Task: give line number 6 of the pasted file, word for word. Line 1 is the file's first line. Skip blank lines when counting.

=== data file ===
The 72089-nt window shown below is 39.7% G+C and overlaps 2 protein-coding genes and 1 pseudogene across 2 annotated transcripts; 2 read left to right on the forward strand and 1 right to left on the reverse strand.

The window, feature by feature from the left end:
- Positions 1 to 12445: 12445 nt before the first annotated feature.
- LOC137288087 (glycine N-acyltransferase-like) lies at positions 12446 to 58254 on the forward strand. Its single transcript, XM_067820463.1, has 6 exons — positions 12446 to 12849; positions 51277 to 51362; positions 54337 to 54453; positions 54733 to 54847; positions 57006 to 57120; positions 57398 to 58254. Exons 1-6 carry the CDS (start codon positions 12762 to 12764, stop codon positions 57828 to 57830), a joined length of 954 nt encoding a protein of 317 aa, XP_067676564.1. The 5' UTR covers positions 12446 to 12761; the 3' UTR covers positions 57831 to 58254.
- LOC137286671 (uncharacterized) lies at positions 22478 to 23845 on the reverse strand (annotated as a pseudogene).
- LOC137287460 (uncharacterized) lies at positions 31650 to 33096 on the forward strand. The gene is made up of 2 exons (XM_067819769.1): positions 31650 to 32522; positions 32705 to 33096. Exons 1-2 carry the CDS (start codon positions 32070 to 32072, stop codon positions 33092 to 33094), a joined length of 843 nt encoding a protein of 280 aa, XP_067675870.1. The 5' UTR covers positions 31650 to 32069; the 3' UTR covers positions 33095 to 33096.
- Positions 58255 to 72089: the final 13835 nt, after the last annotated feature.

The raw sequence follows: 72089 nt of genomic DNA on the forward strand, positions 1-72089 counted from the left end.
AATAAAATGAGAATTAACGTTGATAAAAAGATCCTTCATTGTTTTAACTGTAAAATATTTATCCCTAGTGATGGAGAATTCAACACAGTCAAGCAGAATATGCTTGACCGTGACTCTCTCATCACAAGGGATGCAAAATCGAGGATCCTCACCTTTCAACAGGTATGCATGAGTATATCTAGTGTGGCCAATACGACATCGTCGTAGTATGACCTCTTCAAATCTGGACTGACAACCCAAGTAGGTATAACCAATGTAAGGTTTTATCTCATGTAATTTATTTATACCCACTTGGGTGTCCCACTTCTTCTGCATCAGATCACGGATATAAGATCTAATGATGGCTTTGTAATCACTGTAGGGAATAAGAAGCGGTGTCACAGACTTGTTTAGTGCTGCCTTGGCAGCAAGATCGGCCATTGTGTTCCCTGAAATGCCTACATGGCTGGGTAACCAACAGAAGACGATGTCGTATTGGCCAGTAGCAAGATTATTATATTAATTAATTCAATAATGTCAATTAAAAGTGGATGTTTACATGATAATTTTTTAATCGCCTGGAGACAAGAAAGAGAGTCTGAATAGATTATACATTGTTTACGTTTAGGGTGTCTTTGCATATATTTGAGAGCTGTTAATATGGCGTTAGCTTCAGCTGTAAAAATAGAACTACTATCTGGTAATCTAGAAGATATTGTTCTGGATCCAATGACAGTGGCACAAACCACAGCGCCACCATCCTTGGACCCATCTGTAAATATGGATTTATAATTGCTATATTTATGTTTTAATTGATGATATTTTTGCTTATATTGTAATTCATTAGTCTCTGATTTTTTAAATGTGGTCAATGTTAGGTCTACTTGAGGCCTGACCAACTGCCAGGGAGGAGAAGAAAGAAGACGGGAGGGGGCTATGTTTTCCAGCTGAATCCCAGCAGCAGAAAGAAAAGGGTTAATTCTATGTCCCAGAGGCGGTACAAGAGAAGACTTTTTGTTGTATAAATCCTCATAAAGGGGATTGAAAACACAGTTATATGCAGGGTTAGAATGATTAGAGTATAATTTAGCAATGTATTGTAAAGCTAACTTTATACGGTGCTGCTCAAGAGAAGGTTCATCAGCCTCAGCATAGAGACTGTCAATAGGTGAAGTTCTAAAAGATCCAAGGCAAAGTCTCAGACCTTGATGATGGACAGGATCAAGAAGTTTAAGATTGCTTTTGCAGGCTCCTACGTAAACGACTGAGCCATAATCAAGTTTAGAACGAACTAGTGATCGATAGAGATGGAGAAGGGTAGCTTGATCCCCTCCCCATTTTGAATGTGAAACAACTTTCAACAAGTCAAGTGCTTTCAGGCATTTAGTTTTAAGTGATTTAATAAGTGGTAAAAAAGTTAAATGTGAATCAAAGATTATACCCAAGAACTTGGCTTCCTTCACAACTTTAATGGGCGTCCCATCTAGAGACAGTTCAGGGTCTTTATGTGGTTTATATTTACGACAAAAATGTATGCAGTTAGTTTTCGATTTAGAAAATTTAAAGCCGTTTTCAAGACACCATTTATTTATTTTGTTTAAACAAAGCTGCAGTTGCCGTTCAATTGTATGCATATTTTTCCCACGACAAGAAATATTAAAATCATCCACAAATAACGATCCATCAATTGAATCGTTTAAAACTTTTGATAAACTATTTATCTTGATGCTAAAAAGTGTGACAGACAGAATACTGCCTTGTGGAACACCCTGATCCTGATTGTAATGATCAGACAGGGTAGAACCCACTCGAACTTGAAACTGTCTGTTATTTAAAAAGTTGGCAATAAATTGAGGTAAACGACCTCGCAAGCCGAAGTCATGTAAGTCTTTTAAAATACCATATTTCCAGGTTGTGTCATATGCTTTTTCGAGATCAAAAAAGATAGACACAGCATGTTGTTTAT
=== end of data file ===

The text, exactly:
- LOC137287460 (uncharacterized) lies at positions 31650 to 33096 on the forward strand. The gene is made up of 2 exons (XM_067819769.1): positions 31650 to 32522; positions 32705 to 33096. Exons 1-2 carry the CDS (start codon positions 32070 to 32072, stop codon positions 33092 to 33094), a joined length of 843 nt encoding a protein of 280 aa, XP_067675870.1. The 5' UTR covers positions 31650 to 32069; the 3' UTR covers positions 33095 to 33096.